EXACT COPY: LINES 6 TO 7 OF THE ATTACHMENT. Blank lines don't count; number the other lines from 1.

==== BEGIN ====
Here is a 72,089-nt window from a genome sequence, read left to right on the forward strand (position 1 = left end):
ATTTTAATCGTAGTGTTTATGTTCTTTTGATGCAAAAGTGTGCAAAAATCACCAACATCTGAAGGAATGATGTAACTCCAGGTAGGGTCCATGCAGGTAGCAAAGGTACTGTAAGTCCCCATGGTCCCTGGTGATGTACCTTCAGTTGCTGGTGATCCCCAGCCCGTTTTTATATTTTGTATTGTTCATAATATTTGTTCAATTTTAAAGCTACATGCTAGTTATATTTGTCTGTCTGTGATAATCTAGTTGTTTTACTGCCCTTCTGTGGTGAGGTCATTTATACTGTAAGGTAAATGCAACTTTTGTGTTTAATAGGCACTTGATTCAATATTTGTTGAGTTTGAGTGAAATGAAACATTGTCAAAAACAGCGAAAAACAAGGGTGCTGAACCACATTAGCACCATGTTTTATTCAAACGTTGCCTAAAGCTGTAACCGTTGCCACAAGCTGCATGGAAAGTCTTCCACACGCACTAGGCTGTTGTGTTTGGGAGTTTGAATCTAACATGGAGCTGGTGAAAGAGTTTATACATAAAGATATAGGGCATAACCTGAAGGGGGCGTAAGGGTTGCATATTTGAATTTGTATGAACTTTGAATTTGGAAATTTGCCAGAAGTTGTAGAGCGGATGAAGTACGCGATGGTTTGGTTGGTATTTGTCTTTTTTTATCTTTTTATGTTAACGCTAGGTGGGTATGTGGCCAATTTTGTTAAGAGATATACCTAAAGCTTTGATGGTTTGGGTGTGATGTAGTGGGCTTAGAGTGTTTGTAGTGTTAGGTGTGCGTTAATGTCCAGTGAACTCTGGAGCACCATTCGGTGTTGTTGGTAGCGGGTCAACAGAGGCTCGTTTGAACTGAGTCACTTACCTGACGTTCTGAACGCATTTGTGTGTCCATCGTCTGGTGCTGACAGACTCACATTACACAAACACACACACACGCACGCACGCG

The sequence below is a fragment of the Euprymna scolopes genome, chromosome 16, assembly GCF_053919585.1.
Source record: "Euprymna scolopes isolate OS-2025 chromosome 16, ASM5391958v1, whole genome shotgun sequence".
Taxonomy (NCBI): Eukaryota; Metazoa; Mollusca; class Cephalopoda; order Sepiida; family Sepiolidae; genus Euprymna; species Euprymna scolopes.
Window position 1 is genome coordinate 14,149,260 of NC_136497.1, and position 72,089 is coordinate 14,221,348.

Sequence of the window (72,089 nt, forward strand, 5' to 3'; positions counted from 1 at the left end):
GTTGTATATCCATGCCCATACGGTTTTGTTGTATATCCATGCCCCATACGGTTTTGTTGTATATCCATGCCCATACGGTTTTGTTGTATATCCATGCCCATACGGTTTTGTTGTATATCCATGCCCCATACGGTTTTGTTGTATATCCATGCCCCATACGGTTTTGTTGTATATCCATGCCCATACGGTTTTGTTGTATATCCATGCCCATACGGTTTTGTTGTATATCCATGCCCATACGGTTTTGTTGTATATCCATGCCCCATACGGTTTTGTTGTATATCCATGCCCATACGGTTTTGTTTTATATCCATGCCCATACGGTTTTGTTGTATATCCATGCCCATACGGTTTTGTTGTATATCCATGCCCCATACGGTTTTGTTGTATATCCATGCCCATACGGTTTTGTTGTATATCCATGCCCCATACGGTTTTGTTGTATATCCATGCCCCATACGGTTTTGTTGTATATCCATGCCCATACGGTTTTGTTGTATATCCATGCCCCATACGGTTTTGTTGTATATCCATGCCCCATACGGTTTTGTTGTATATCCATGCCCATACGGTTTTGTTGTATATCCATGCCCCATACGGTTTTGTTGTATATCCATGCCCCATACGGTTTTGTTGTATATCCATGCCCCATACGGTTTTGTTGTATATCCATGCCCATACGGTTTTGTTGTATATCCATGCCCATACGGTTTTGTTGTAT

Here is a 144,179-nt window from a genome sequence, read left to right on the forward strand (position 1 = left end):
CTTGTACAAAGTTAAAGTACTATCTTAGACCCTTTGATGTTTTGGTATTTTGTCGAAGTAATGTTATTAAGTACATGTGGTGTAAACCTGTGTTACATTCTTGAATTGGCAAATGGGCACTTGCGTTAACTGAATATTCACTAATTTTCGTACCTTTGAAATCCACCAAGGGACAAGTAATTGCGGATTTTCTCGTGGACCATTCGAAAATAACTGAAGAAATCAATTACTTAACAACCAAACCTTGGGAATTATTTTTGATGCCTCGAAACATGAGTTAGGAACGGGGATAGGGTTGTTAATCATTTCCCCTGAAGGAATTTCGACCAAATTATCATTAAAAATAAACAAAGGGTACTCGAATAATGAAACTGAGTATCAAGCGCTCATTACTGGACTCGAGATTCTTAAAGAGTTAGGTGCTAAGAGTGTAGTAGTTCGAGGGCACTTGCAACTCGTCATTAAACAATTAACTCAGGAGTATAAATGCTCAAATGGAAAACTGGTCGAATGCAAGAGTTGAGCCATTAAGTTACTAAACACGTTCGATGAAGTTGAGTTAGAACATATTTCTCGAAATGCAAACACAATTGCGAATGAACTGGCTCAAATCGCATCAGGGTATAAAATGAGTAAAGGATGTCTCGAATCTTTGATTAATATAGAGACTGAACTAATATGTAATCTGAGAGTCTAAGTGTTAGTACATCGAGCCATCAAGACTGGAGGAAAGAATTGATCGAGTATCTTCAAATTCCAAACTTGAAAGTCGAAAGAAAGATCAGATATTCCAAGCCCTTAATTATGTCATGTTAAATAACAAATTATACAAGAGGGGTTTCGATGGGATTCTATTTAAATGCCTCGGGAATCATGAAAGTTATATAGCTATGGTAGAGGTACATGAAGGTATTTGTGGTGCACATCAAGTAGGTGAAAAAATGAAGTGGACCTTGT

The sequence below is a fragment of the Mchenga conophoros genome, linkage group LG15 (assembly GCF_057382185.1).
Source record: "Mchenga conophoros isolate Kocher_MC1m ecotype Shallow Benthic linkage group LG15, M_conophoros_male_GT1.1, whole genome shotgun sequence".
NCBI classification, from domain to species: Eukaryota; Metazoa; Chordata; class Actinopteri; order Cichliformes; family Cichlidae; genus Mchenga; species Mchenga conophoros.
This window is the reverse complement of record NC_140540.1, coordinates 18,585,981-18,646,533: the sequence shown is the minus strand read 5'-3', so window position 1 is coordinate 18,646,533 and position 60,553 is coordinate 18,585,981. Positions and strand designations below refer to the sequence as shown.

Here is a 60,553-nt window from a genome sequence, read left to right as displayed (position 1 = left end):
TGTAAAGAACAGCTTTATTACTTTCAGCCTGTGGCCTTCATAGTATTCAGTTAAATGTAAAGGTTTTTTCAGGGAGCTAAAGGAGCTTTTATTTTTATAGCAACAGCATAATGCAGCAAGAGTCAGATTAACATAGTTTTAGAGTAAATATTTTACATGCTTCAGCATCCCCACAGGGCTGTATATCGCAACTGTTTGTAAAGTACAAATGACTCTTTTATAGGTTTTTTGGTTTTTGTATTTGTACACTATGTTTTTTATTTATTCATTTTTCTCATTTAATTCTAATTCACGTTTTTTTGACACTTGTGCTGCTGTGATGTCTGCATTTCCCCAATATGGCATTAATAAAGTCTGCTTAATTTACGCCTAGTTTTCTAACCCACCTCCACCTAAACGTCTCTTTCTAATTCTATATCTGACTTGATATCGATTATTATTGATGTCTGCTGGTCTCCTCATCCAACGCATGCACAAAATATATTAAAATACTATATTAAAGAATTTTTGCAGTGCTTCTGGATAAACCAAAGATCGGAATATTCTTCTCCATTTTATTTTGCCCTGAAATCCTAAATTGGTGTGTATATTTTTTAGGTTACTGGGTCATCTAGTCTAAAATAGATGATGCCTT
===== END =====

Window position 1 is genome coordinate 14,149,260 of NC_136497.1, and position 72,089 is coordinate 14,221,348.

Sequence of the window (72,089 nt, forward strand, 5' to 3'; positions counted from 1 at the left end):